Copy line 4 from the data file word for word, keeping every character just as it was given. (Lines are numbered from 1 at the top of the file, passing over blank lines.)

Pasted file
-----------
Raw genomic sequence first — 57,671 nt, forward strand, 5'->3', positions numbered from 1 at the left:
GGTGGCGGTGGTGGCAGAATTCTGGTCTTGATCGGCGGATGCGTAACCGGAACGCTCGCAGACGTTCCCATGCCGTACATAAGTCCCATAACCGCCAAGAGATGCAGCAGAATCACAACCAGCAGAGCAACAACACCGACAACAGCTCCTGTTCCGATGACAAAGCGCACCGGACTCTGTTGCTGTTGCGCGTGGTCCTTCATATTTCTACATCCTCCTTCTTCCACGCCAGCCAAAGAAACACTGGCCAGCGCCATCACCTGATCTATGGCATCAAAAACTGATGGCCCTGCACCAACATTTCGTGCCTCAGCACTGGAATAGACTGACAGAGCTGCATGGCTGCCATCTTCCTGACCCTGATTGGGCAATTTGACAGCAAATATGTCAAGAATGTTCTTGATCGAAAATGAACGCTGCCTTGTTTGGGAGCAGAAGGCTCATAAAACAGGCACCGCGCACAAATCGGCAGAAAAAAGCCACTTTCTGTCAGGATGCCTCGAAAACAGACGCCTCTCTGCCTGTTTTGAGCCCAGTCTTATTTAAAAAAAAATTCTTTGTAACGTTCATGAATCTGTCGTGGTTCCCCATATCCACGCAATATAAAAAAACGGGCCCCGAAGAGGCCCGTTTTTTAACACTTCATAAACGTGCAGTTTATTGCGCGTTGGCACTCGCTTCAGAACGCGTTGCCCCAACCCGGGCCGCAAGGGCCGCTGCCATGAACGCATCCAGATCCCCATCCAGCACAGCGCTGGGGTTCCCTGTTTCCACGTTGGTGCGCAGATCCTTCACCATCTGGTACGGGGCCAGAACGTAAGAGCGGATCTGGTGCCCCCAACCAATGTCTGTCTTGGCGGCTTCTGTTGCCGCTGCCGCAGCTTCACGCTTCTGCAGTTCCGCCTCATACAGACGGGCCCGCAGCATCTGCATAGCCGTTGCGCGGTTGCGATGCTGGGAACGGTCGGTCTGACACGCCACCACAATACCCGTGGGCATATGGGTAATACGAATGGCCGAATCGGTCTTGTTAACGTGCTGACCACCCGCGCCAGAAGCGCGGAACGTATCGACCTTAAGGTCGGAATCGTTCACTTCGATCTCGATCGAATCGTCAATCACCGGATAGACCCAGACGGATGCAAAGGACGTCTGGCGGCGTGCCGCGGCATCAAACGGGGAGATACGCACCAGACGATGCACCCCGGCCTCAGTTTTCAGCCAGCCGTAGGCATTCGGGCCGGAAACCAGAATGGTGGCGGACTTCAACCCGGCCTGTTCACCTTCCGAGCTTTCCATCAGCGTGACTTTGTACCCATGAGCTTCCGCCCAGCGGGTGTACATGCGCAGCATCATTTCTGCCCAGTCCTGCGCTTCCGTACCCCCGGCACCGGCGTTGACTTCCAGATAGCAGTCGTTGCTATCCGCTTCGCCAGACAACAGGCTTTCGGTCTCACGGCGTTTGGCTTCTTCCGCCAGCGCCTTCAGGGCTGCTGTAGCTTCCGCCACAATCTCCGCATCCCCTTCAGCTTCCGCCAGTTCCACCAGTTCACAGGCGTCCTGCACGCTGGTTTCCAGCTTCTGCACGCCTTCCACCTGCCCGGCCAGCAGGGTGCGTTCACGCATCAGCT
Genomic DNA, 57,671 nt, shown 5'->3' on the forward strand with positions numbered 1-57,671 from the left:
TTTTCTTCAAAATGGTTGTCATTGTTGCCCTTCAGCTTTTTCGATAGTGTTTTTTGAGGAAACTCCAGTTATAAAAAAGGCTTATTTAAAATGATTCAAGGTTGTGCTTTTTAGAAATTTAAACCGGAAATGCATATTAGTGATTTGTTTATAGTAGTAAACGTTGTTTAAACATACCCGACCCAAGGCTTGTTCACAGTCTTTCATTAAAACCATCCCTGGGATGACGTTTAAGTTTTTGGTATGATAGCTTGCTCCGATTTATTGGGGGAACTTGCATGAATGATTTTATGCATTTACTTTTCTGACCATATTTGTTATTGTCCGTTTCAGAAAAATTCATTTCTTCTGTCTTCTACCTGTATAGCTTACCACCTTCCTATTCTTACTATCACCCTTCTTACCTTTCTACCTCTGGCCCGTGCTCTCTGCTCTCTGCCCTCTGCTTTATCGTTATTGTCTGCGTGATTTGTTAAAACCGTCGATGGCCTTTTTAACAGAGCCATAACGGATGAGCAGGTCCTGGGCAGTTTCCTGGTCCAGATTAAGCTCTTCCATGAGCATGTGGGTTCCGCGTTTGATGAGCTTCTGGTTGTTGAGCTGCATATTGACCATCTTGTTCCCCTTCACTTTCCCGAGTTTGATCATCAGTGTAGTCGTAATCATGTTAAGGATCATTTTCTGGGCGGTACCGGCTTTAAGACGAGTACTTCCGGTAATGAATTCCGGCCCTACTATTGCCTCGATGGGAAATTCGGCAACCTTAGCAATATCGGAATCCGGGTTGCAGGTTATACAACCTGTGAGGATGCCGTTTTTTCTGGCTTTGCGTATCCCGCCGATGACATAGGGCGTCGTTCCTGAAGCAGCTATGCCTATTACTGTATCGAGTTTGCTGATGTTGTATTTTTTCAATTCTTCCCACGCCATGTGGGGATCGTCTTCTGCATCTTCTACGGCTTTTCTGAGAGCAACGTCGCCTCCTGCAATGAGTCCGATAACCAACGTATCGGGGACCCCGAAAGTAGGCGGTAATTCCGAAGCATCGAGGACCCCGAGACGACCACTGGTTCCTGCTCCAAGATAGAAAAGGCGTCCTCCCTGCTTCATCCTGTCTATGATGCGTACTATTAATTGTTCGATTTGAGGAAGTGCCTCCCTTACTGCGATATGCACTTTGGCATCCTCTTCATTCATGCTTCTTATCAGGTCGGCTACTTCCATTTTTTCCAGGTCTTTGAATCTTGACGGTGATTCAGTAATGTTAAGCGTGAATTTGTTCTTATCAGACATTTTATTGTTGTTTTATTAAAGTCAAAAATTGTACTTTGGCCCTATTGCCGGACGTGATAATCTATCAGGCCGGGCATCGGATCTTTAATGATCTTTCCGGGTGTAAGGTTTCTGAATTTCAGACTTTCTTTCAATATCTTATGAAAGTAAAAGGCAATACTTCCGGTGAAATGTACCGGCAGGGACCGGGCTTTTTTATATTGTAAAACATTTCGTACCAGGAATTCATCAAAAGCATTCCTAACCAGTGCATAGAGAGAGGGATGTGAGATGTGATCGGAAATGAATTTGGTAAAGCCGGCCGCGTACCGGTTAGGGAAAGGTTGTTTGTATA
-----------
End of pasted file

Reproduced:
TTTTCTTCAAAATGGTTGTCATTGTTGCCCTTCAGCTTTTTCGATAGTGTTTTTTGAGGAAACTCCAGTTATAAAAAAGGCTTATTTAAAATGATTCAAGGTTGTGCTTTTTAGAAATTTAAACCGGAAATGCATATTAGTGATTTGTTTATAGTAGTAAACGTTGTTTAAACATACCCGACCCAAGGCTTGTTCACAGTCTTTCATTAAAACCATCCCTGGGATGACGTTTAAGTTTTTGGTATGATAGCTTGCTCCGATTTATTGGGGGAACTTGCATGAATGATTTTATGCATTTACTTTTCTGACCATATTTGTTATTGTCCGTTTCAGAAAAATTCATTTCTTCTGTCTTCTACCTGTATAGCTTACCACCTTCCTATTCTTACTATCACCCTTCTTACCTTTCTACCTCTGGCCCGTGCTCTCTGCTCTCTGCCCTCTGCTTTATCGTTATTGTCTGCGTGATTTGTTAAAACCGTCGATGGCCTTTTTAACAGAGCCATAACGGATGAGCAGGTCCTGGGCAGTTTCCTGGTCCAGATTAAGCTCTTCCATGAGCATGTGGGTTCCGCGTTTGATGAGCTTCTGGTTGTTGAGCTGCATATTGACCATCTTGTTCCCCTTCACTTTCCCGAGTTTGATCATCAGTGTAGTCGTAATCATGTTAAGGATCATTTTCTGGGCGGTACCGGCTTTAAGACGAGTACTTCCGGTAATGAATTCCGGCCCTACTATTGCCTCGATGGGAAATTCGGCAACCTTAGCAATATCGGAATCCGGGTTGCAGGTTATACAACCTGTGAGGATGCCGTTTTTTCTGGCTTTGCGTATCCCGCCGATGACATAGGGCGTCGTTCCTGAAGCAGCTATGCCTATTACTGTATCGAGTTTGCTGATGTTGTATTTTTTCAATTCTTCCCACGCCATGTGGGGATCGTCTTCTGCATCTTCTACGGCTTTTCTGAGAGCAACGTCGCCTCCTGCAATGAGTCCGATAACCAACGTATCGGGGACCCCGAAAGTAGGCGGTAATTCCGAAGCATCGAGGACCCCGAGACGACCACTGGTTCCTGCTCCAAGATAGAAAAGGCGTCCTCCCTGCTTCATCCTGTCTATGATGCGTACTATTAATTGTTCGATTTGAGGAAGTGCCTCCCTTACTGCGATATGCACTTTGGCATCCTCTTCATTCATGCTTCTTATCAGGTCGGCTACTTCCATTTTTTCCAGGTCTTTGAATCTTGACGGTGATTCAGTAATGTTAAGCGTGAATTTGTTCTTATCAGACATTTTATTGTTGTTTTATTAAAGTCAAAAATTGTACTTTGGCCCTATTGCCGGACGTGATAATCTATCAGGCCGGGCATCGGATCTTTAATGATCTTTCCGGGTGTAAGGTTTCTGAATTTCAGACTTTCTTTCAATATCTTATGAAAGTAAAAGGCAATACTTCCGGTGAAATGTACCGGCAGGGACCGGGCTTTTTTATATTGTAAAACATTTCGTACCAGGAATTCATCAAAAGCATTCCTAACCAGTGCATAGAGAGAGGGATGTGAGATGTGATCGGAAATGAATTTGGTAAAGCCGGCCGCGTACCGGTTAGGGAAAGGTTGTTTGTATA